The Government have worked closely with the pensions industry to address concerns regarding incentive exercises. As a result, an industry code of practice was published in June, which we fully support. A monitoring board has been established to evaluate the effectiveness of the code.
I am grateful to my hon. Friend for that. The industry’s response to the code has been very encouraging. Some 49 individual firms and, perhaps more importantly, 14 representative organisations have publicly signed up to support the code, and the figures are growing. The supporters include the major employee benefit consultancies engaged in these exercises and their representative organisations.
Auto-enrolment of pensions is a wise and overdue step forward, especially for low-paid employees. However, with workers changing jobs an average of 11 times in their working lives, does it not make much more sense for them to park their pensions in low-cost aggregator schemes? If not that, what will the Minister do to ensure that fundholders will not have incurred high charges throughout their working lives as a result of numerous transfers?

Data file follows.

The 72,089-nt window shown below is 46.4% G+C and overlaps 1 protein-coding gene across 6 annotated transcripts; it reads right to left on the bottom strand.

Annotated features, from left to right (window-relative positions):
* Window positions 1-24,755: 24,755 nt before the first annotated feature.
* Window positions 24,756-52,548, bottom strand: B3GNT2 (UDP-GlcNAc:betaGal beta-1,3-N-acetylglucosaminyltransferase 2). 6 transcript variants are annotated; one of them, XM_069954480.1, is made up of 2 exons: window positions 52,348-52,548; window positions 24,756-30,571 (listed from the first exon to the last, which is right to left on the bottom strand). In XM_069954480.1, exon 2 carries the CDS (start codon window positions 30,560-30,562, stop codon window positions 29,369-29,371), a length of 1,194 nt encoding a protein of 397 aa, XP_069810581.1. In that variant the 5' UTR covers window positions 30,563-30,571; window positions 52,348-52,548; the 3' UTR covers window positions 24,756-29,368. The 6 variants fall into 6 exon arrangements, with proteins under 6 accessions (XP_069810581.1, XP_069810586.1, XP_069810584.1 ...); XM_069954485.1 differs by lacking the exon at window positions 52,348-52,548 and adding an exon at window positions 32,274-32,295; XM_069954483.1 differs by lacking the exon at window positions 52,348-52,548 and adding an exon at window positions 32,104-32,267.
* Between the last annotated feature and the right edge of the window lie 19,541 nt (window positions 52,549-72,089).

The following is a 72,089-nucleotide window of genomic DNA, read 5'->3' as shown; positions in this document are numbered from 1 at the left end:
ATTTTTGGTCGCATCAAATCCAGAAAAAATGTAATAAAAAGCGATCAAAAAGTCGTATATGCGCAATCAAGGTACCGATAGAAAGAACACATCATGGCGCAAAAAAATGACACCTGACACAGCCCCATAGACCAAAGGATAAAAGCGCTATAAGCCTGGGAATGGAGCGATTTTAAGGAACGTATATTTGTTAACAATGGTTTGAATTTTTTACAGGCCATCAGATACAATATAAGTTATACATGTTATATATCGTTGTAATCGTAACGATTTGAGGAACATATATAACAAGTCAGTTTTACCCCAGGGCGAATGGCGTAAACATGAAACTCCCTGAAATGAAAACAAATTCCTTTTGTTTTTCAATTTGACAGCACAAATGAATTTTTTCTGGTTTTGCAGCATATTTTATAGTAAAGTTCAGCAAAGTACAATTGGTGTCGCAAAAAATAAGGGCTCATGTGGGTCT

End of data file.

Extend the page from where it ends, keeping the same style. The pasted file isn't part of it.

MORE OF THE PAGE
The issue that the hon. Gentleman rightly raises is one of the many loose ends left for us by the previous Government. When auto-enrolment was set up, they simply left us with a situation where people could accumulate a dozen small pots and leave them fragmented. We propose under auto-enrolment that where people leave behind a small pot it will, by default, transfer to their new employer, so that they will accumulate what I have called, in technical terms, a big fat pot.